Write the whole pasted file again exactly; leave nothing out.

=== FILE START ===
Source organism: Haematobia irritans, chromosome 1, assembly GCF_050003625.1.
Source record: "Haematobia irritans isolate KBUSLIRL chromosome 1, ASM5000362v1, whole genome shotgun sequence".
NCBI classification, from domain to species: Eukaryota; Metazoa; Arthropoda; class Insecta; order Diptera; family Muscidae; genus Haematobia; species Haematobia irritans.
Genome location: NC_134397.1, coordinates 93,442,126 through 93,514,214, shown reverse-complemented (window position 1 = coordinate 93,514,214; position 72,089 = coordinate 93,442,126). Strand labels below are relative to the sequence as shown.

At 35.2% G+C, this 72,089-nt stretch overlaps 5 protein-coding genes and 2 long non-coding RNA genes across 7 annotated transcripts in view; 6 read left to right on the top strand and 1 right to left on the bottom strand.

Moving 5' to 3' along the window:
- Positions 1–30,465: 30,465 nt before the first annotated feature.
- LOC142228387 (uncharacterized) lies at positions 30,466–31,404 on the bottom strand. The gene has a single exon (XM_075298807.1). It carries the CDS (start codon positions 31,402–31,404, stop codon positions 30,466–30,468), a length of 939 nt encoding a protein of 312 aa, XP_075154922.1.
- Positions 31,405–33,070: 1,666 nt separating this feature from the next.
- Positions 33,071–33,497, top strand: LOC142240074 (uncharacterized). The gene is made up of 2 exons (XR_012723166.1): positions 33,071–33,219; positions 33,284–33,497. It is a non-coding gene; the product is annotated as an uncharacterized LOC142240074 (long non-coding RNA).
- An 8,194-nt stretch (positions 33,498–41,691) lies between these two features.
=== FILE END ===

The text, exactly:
Source organism: Haematobia irritans, chromosome 1, assembly GCF_050003625.1.
Source record: "Haematobia irritans isolate KBUSLIRL chromosome 1, ASM5000362v1, whole genome shotgun sequence".
NCBI classification, from domain to species: Eukaryota; Metazoa; Arthropoda; class Insecta; order Diptera; family Muscidae; genus Haematobia; species Haematobia irritans.
Genome location: NC_134397.1, coordinates 93,442,126 through 93,514,214, shown reverse-complemented (window position 1 = coordinate 93,514,214; position 72,089 = coordinate 93,442,126). Strand labels below are relative to the sequence as shown.

At 35.2% G+C, this 72,089-nt stretch overlaps 5 protein-coding genes and 2 long non-coding RNA genes across 7 annotated transcripts in view; 6 read left to right on the top strand and 1 right to left on the bottom strand.

Moving 5' to 3' along the window:
- Positions 1–30,465: 30,465 nt before the first annotated feature.
- LOC142228387 (uncharacterized) lies at positions 30,466–31,404 on the bottom strand. The gene has a single exon (XM_075298807.1). It carries the CDS (start codon positions 31,402–31,404, stop codon positions 30,466–30,468), a length of 939 nt encoding a protein of 312 aa, XP_075154922.1.
- Positions 31,405–33,070: 1,666 nt separating this feature from the next.
- Positions 33,071–33,497, top strand: LOC142240074 (uncharacterized). The gene is made up of 2 exons (XR_012723166.1): positions 33,071–33,219; positions 33,284–33,497. It is a non-coding gene; the product is annotated as an uncharacterized LOC142240074 (long non-coding RNA).
- An 8,194-nt stretch (positions 33,498–41,691) lies between these two features.